2.1 D8, which is considered to represent the most relevant state of the art, discloses (see in particular Figure 9 at page 235) a femoral prosthesis for the joint between the hip and the femur, comprising a curved metal stem tapered downward, said stem being suitable for inserting in a cavity of the bone without cement (see paragraph bridging pages 237 and 238 and section 7 at page 238) after resecting just beneath the capitellum of the same, preserving the neck integral (see page 235, left column, first paragraph of the chapter having the title: "The femoral component (Fig. 9)"), a collar of greater section in comparison with the stem integral thereto, for stopping and resting said prosthesis on the plane of resection of the bone, a neck integral with the collar and connectable to a spherical head; the collar having a rim protruding all around the stem, and the centre of rotation of the prosthesis, comprising its acetabulum seat, being positioned on the axis of the neck at a distance ranging with a minimum of 19 mm and a maximum of 31 mm from the lover surface of said collar.

However, D8 does not explicitly disclose that the metal stem and the collar are elliptical in cross section.

2.2 The appellant's statement that D8 does not disclose a centre of rotation of the prosthesis which is positioned on the axis of the neck at a distance ranging with a minimum of 19 mm and a maximum of 31 mm from the lower surface of said collar is not convincing.

Figure 9 in conjunction with the passage at page 236, right column, lines 5 to 9 clearly shows that the distance shown in Figure 9 falls within the claimed range. Figure 9 is a photograph of a hip prosthesis and therefore shows the real proportions of this prosthesis. Since the above cited passage states that the head of the prosthesis reproduced in Figure 9 has a diameter of 22 mm, and since the head diameter in the picture is 18 mm and the distance of the centre of rotation of the prosthesis from the lower surface of the collar in the picture is 24 mm, the real distance of the centre of rotation of the depicted prosthesis is (22 x 24) / 18 = 29 mm, which is comprised in the claimed range of values of 19 to 31 mm.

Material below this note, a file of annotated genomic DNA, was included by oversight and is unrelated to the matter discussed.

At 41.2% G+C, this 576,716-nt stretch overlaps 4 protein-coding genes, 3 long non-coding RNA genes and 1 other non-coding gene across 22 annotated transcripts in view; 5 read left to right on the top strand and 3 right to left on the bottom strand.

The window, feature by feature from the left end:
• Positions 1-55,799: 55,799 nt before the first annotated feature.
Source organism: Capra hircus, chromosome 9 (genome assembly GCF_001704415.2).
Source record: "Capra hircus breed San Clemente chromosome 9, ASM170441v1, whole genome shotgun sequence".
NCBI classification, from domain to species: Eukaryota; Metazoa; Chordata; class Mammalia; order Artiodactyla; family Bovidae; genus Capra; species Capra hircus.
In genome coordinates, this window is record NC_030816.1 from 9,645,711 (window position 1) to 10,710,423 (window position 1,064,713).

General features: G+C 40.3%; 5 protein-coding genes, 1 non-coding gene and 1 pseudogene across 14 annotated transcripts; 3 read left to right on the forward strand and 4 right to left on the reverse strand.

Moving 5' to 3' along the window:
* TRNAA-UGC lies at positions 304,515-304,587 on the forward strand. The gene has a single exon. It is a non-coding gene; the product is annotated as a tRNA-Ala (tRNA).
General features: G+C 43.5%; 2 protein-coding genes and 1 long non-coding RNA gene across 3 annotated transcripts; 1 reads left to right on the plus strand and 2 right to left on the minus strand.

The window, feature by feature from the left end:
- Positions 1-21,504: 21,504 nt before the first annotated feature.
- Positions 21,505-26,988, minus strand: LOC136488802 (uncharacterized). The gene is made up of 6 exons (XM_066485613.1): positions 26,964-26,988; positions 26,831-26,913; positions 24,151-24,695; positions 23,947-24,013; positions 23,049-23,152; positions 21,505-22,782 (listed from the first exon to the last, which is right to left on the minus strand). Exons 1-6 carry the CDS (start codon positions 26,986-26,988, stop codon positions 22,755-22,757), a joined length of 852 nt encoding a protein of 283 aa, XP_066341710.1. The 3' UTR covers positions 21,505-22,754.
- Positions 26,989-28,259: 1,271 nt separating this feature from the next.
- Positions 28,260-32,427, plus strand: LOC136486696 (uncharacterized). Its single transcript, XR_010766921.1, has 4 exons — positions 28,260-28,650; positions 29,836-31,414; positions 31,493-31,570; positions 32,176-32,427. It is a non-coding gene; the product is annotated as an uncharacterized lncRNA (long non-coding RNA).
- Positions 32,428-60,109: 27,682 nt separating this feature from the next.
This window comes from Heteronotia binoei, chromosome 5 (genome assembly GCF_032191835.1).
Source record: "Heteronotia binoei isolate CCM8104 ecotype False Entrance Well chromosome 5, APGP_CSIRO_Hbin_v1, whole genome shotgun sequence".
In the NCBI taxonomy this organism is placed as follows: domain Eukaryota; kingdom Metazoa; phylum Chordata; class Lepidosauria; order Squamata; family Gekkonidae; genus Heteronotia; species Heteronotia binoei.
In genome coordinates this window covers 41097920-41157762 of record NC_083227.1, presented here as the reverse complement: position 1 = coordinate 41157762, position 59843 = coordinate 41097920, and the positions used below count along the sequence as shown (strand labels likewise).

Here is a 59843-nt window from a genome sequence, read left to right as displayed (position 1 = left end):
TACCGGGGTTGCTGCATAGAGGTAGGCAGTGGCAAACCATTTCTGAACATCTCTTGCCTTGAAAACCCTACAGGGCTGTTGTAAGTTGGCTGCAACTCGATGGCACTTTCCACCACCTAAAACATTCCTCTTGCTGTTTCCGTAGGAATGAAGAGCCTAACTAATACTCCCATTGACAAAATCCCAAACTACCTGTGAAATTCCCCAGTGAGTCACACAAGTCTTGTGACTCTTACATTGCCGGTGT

Furthermore, contrary to the assertion of the respondent, the board does not see D8 as a contradictory document. The description of Figure 9 unequivocally explains that the main virtue of the prosthesis according to this figure is that the femoral neck can be resected at a very high, almost subcapital level. For the skilled person it is obvious that this is only possible if the femoral neck is not affected with disease, as also pointed out in the description of the patent in suit (see column 1, lines 41 and 42). Therefore, although Figure 12 of D8 shows an example of a biequatorial hip prosthesis implantation where the femoral neck is not resected at a very high level, this is not in contradiction to the teaching given in connection with Figure 9.

2.3 Starting from D8, the object underlying the patent in suit is to be seen in providing a cement free prosthesis which fits snugly into the bone cavity and a collar which assures a good distribution of the forces on the head of the resected bone.

This object is achieved by the provision of a stem and a collar which are elliptical in cross-section.

2.4 D8 suggests that the cement-free stem copies the shape of the medullar canal (see page 238, left column, section 7). Since this canal has an essentially elliptical cross-section, the selection of a stem having an elliptical cross-section was obvious for the skilled person, in particular in the light of the object cited above. Furthermore it was also obvious to select for the collar a shape which reproduces the elliptical form of the stem.

Since the patent in suit does not describe any technical effect which might be achieved by the selection of a stem and a collar having an elliptical cross-section in a strict mathematical sense, such a particular selection can only be regarded as a design option without any technical meaning.

2.5 The respondent's argument that there was a multiple choice for the form of the stem and of the collar and that therefore the skilled person would not have necessarily choosen an elliptical cross-section for the stem and the collar is not convincing, since D8 suggests a stem having a cross-section which is adapted to the medullar canal. The skilled person, faced with the problem of adapting the form of the stem to the bone cavity would therefore have selected from the narrow available choice (oval, elliptical) the most suitable one, and not the circular one shown in D3, since this selection was against the teaching of D8.

2.6 From the above considerations, it follows that the subject-matter of claim 1 of the request does not involve an inventive step.

3. The appellant's request that Mr Cometti be heard as a witness was refused for the following reasons. According to the appellant, the hearing of Mr Cometti should have shown that the so-called Pipino-prosthesis corresponded to the prosthesis of claim 1, and had been publicly used before the priority date of the patent in suit. However, on the basis of the evidence presented before the oral proceedings, such a hearing did not appear to be suitable for proving beyond any reasonable doubt the public prior use of a prosthesis as claimed in the patent in suit.

ORDER

For these reasons it is decided that:

1. The decision under appeal is set aside.

2. The patent is revoked.